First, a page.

Advent 2016

Second Tuesday of Advent - December 6th

Is 40: 1-11 // Ps 96: 1-3, 10-13 //Mt 18: 12-14

How often do we allow Advent to challenge us? How often do we listen to the call of Second Isaiah, recognizing that each epoch must respond and make straight the highways and level the valleys? Second Isaiah invokes powerful imagery of how willing we should be to prepare for the arrival of God’s anointed one and the lengths to which we should be willing to strive. Yet, we so rarely recognize Advent for the penitential season that it is.

During Mass, the priest wears violet garments, he covers the altar in a violet cloth, and we light Advent wreaths with primarily violet candles. Outside of Gaudete Sunday, where the color rose signifies our joy at the nearness of Jesus’ arrival, violet reminds us of the penitential nature of the season of Advent. Violet symbolizes the call to a renewal of our faith before the Christmas season. Certainly, then, we should not fail to recognize the penitential call of Second Isaiah in today’s first reading. We, too, must ready ourselves interiorly for the arrival of the Savior as we approach his arrival.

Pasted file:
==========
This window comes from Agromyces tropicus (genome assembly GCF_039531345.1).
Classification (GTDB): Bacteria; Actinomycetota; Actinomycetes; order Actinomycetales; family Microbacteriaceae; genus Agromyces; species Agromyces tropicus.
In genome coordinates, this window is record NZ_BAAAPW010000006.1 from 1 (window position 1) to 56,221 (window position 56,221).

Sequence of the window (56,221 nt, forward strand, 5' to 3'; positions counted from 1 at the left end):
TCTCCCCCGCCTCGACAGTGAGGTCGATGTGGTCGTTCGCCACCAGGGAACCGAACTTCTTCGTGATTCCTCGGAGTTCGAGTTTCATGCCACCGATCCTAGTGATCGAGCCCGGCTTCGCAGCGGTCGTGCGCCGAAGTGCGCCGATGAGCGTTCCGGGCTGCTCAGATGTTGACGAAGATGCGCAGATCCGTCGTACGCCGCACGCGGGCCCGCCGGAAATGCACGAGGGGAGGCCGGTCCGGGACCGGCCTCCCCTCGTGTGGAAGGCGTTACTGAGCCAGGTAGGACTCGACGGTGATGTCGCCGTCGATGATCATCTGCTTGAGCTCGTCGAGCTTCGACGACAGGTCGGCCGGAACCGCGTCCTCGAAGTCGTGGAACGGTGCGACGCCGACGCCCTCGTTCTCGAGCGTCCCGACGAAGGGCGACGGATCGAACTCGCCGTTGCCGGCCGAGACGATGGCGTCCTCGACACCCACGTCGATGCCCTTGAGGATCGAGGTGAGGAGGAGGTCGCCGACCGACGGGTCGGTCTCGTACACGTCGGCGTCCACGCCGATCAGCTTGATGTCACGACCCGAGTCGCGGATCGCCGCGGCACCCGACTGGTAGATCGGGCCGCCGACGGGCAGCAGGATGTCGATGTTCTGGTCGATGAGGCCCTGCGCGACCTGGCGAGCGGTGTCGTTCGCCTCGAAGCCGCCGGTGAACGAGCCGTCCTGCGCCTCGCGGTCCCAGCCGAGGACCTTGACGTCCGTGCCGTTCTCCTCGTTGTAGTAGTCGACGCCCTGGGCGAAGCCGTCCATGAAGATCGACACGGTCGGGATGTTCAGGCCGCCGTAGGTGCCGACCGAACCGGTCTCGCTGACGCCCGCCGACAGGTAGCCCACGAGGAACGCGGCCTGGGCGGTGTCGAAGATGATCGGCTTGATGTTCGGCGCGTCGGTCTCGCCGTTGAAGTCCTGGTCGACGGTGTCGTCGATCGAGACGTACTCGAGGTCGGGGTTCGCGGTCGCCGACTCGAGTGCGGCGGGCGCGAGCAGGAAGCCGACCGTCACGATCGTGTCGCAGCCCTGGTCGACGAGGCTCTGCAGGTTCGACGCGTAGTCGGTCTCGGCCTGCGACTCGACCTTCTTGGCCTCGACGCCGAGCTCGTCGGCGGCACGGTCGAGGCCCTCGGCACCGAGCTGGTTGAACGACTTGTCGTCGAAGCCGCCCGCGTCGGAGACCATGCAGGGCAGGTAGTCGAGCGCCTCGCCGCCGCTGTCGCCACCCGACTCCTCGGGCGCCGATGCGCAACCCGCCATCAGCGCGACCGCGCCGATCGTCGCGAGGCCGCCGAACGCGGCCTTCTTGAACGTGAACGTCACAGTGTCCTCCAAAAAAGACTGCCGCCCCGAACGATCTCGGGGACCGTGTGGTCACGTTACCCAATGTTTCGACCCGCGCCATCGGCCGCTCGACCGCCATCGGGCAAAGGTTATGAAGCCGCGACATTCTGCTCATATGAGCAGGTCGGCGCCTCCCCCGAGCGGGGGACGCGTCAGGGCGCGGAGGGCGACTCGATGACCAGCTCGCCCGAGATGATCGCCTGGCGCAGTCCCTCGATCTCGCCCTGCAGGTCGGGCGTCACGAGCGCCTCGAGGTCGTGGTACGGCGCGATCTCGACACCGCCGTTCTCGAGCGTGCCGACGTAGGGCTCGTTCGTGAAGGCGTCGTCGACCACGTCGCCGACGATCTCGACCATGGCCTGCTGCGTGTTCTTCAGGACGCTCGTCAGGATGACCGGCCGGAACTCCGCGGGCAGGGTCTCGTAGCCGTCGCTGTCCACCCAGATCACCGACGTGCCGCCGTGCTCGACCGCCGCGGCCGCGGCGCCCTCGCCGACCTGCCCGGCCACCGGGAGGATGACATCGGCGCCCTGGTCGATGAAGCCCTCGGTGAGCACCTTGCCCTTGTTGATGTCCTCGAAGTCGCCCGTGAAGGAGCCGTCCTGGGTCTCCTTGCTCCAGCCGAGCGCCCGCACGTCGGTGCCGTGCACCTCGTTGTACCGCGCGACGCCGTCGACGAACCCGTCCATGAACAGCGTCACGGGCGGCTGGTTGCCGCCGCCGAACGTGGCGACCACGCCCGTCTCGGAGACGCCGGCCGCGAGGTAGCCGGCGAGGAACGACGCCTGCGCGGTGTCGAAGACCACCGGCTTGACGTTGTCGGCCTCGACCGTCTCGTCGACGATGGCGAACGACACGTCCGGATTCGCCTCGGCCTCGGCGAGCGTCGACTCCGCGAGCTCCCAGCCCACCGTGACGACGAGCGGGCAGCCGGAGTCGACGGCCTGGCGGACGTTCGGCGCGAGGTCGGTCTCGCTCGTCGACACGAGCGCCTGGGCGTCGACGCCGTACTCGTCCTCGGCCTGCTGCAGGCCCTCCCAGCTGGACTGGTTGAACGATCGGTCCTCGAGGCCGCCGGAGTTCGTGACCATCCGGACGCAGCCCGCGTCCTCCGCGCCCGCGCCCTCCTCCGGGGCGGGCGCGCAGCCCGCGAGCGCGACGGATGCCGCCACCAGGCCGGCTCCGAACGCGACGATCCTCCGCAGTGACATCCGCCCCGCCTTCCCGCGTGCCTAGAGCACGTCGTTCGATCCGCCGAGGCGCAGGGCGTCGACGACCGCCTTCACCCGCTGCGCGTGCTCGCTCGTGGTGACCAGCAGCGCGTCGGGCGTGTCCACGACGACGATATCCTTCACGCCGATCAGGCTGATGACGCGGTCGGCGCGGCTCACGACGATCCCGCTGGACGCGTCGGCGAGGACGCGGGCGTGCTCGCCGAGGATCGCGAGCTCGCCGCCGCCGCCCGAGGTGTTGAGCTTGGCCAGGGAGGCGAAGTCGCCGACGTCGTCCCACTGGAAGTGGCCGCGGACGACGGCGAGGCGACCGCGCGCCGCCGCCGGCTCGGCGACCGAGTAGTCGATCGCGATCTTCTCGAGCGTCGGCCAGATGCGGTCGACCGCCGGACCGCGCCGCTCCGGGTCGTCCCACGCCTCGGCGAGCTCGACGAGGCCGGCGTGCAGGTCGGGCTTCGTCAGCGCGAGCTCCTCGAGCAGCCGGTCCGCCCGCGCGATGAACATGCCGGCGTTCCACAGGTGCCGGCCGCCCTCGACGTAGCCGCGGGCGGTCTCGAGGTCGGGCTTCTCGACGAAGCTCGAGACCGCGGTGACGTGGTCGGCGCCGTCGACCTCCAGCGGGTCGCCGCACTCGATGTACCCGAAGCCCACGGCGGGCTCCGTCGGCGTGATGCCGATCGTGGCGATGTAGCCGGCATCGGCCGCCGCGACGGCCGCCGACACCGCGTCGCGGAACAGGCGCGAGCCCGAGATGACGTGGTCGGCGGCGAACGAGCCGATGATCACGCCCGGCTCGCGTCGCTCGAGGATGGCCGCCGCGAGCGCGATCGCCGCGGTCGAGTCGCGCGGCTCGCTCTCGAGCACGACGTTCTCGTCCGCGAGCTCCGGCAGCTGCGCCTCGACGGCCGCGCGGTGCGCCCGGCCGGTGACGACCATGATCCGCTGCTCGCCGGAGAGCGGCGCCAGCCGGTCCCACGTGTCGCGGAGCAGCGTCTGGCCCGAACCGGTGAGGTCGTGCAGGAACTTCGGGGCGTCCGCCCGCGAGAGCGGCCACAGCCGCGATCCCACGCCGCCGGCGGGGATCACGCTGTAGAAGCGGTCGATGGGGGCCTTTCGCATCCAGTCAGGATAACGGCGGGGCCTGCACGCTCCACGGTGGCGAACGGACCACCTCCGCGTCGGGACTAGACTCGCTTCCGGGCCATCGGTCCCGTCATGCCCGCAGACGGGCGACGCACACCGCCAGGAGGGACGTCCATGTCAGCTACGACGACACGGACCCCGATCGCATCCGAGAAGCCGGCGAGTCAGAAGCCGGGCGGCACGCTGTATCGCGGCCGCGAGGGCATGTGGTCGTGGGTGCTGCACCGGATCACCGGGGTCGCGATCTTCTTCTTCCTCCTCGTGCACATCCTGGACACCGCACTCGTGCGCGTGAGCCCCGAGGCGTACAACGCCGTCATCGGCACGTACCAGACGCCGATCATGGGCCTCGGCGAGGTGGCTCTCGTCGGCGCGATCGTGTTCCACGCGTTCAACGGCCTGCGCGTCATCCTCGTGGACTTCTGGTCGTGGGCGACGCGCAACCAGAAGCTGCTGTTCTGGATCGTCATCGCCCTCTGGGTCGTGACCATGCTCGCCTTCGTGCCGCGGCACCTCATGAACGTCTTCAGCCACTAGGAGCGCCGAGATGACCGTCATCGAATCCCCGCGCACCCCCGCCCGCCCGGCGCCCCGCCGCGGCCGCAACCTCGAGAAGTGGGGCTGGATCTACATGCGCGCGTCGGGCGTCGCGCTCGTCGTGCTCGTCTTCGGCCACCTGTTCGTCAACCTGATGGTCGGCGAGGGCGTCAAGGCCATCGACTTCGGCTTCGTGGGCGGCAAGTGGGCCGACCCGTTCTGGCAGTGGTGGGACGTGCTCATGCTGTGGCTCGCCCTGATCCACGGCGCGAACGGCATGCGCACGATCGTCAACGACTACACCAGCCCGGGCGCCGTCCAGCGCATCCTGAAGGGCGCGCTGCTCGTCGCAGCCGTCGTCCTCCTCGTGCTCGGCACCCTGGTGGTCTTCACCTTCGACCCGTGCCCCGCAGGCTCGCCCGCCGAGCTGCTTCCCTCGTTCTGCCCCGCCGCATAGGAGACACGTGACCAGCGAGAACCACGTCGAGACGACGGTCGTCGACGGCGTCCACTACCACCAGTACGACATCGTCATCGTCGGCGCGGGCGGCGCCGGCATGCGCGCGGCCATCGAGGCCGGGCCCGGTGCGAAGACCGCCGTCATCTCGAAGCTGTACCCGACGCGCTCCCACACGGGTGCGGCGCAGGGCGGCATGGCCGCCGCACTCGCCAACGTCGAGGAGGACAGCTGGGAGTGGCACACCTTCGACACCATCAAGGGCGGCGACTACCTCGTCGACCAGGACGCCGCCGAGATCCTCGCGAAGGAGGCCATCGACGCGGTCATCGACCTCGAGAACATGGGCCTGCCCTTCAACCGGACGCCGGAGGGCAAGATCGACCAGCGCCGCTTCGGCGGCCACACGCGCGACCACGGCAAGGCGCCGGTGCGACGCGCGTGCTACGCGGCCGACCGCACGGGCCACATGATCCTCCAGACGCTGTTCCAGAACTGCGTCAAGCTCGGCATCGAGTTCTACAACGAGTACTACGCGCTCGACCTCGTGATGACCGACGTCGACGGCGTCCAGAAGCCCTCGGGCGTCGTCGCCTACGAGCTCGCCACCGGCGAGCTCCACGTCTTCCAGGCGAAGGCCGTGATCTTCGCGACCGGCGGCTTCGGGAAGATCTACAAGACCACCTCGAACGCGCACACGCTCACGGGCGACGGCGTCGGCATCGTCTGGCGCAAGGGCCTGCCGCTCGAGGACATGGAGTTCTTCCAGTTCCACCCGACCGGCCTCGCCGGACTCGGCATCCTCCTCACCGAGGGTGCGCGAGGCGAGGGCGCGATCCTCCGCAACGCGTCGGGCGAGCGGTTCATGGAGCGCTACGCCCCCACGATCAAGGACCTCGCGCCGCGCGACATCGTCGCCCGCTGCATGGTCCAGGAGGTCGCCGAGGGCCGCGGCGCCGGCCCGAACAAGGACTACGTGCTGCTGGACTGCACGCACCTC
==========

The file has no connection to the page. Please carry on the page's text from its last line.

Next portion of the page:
The gospel reading for today reminds us of the kind of attitude that we should develop throughout this season. The shepherd’s actions are somewhat foolish, and their apparent short-sightedness more closely resembles the thinking of a wastrel child than a prudent businessman. Yet, we are not called to a lukewarm commitment to the gospel message, just as Advent does not lukewarmly call us to renewal. Nor, as Jesus reminds us, does God love us in a lukewarm way. So, keeping in mind the example of the Parable of the Shepherd, let us use this Advent as a chance to be renewed. Let us change our minds, attitudes, and hearts towards those around us, loving with a love that thinks not of the cost.

Patrick Connolly
Graduate Student in Theology – Class of 2017